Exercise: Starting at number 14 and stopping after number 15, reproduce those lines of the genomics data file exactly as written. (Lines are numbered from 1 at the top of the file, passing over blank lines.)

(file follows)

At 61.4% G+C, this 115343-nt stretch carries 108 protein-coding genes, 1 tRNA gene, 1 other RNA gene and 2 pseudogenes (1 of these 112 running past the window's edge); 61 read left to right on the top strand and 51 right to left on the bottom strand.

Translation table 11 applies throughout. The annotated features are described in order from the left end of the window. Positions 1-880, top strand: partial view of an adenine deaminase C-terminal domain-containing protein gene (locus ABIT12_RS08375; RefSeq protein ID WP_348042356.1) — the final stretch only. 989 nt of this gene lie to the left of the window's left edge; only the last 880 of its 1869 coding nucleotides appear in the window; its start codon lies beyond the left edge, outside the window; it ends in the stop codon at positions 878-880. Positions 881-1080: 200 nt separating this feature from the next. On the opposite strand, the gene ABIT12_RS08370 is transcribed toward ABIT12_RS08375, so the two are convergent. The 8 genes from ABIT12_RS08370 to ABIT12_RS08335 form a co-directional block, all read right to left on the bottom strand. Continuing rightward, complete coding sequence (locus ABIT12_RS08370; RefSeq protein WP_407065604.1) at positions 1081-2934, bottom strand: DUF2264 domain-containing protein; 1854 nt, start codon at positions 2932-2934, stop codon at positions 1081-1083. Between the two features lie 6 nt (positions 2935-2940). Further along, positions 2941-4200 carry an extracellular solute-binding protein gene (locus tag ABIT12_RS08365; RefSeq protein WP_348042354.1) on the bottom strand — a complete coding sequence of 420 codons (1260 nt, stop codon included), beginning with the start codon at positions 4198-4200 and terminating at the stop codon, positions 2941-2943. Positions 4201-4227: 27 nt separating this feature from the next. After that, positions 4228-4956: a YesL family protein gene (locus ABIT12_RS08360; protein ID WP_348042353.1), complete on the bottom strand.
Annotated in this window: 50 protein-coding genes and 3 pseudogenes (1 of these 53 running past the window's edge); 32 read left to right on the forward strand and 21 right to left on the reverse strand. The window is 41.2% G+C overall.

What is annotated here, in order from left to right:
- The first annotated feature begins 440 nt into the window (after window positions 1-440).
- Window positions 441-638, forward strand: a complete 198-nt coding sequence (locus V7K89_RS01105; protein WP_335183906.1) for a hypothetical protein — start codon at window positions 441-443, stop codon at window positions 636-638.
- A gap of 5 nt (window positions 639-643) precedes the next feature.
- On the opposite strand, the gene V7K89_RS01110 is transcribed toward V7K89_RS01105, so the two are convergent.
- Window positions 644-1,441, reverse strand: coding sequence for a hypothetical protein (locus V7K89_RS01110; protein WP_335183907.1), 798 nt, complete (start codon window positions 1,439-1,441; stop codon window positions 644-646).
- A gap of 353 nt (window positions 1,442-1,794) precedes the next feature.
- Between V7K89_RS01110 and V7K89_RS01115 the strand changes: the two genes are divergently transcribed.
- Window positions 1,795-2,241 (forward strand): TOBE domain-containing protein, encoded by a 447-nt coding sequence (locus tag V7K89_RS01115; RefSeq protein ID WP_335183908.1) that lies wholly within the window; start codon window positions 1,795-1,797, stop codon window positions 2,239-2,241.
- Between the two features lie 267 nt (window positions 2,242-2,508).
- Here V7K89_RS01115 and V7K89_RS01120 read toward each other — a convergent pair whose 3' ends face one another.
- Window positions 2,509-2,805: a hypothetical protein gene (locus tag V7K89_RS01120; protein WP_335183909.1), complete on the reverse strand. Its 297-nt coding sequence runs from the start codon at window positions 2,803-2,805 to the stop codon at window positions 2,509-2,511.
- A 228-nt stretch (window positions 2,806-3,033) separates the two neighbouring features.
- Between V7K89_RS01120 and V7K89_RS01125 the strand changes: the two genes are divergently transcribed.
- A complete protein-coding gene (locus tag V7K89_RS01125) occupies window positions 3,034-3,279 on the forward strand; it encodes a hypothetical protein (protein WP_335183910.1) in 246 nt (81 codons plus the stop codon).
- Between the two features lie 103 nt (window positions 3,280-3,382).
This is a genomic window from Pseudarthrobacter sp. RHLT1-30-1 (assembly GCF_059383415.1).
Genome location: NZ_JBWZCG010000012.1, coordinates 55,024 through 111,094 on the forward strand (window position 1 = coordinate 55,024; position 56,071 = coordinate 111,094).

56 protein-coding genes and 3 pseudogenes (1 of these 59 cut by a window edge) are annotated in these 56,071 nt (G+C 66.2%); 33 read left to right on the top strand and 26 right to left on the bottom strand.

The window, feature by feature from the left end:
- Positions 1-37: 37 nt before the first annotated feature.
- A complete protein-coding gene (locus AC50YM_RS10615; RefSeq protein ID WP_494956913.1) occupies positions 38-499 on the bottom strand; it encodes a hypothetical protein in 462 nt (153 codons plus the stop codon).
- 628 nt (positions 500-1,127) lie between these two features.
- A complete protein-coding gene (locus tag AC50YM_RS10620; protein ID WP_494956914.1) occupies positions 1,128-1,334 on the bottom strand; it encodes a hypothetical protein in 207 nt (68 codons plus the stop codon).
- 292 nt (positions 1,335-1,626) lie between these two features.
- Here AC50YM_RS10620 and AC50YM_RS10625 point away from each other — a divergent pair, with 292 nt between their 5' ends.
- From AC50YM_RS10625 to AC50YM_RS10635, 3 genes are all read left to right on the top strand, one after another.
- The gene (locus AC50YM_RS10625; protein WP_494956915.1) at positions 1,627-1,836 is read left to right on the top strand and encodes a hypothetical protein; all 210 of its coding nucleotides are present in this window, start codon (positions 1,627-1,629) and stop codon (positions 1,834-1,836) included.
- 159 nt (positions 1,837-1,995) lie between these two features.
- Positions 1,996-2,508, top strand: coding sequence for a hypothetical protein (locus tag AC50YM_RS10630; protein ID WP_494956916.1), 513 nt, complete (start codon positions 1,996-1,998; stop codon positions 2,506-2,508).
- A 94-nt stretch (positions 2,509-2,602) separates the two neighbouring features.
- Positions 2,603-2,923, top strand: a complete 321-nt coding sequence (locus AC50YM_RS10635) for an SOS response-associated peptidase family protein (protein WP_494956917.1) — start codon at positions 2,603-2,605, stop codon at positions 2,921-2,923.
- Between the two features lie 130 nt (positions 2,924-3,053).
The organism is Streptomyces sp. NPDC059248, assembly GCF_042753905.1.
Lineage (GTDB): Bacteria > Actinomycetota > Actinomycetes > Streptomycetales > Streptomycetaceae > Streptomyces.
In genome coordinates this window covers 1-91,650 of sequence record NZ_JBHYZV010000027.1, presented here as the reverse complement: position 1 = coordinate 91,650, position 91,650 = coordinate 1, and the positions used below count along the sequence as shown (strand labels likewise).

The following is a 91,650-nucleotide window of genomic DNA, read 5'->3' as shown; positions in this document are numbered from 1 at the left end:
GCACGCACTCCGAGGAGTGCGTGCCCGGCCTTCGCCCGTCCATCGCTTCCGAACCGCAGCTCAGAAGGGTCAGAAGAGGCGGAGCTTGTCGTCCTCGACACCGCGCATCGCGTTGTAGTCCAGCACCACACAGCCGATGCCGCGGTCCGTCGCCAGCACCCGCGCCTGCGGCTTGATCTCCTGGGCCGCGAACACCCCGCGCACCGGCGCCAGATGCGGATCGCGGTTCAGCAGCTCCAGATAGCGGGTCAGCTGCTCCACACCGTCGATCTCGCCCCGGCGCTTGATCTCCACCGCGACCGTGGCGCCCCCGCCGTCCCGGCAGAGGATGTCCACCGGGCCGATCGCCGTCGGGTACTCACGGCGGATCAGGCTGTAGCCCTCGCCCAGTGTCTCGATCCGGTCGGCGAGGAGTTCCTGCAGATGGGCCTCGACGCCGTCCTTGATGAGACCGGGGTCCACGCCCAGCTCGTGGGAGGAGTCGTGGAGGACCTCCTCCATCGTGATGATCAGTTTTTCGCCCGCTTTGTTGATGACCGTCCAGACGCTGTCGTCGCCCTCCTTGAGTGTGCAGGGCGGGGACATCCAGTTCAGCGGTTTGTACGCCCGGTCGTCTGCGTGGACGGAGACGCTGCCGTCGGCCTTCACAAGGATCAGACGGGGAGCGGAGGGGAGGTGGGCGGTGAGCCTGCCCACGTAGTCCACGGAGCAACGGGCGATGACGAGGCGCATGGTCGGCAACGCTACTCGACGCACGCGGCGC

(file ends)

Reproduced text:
- Here V7K89_RS01115 and V7K89_RS01120 read toward each other — a convergent pair whose 3' ends face one another.
- Window positions 2,509-2,805: a hypothetical protein gene (locus tag V7K89_RS01120; protein WP_335183909.1), complete on the reverse strand. Its 297-nt coding sequence runs from the start codon at window positions 2,803-2,805 to the stop codon at window positions 2,509-2,511.